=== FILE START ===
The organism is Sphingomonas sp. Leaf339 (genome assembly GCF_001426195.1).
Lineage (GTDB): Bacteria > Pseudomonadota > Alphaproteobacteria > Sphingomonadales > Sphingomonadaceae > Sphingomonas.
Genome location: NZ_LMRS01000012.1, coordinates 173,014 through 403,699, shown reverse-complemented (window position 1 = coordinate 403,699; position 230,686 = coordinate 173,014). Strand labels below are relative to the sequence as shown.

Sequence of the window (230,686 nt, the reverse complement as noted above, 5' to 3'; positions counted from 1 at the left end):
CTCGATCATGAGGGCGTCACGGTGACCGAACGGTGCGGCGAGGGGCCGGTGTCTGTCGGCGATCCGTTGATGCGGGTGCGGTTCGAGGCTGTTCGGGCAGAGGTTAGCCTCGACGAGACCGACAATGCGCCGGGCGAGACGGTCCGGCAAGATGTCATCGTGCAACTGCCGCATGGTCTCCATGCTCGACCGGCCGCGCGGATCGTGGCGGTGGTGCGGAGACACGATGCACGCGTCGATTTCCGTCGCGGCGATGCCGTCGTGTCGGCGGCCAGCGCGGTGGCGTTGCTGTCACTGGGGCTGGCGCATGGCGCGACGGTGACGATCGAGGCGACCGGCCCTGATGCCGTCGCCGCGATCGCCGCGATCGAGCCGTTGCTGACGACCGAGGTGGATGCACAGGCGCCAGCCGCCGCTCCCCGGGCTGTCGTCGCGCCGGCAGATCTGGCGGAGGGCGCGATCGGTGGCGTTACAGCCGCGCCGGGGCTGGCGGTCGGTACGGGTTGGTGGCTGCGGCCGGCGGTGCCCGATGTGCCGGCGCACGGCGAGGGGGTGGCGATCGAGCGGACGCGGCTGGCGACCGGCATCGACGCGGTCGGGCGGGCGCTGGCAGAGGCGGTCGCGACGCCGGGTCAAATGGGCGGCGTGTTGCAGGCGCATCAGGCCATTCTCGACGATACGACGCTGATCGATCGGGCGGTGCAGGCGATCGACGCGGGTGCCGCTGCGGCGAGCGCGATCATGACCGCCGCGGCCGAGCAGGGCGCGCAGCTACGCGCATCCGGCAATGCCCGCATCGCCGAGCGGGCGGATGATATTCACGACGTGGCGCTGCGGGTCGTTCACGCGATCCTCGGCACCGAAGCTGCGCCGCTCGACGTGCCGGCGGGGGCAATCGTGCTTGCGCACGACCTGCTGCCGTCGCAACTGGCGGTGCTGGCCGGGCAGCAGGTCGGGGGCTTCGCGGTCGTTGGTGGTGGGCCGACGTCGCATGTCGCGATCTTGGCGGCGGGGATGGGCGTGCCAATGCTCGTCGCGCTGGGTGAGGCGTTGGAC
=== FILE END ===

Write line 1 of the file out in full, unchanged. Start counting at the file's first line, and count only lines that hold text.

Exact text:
The organism is Sphingomonas sp. Leaf339 (genome assembly GCF_001426195.1).